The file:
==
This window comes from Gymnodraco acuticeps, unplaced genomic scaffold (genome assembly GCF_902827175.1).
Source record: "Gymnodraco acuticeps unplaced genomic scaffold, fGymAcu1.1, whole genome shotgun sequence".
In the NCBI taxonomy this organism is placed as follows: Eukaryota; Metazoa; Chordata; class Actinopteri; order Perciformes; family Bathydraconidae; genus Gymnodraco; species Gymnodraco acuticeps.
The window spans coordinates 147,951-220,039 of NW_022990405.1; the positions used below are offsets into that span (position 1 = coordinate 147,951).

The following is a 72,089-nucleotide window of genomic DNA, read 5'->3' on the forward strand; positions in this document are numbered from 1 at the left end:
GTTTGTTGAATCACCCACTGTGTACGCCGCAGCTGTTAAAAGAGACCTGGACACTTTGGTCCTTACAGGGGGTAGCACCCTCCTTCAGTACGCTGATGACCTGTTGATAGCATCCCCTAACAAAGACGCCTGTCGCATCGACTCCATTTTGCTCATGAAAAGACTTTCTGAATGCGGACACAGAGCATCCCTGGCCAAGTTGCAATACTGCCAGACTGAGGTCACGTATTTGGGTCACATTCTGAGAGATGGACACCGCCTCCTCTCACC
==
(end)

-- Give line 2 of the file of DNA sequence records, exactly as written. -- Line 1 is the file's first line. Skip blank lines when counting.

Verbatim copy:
Source record: "Gymnodraco acuticeps unplaced genomic scaffold, fGymAcu1.1, whole genome shotgun sequence".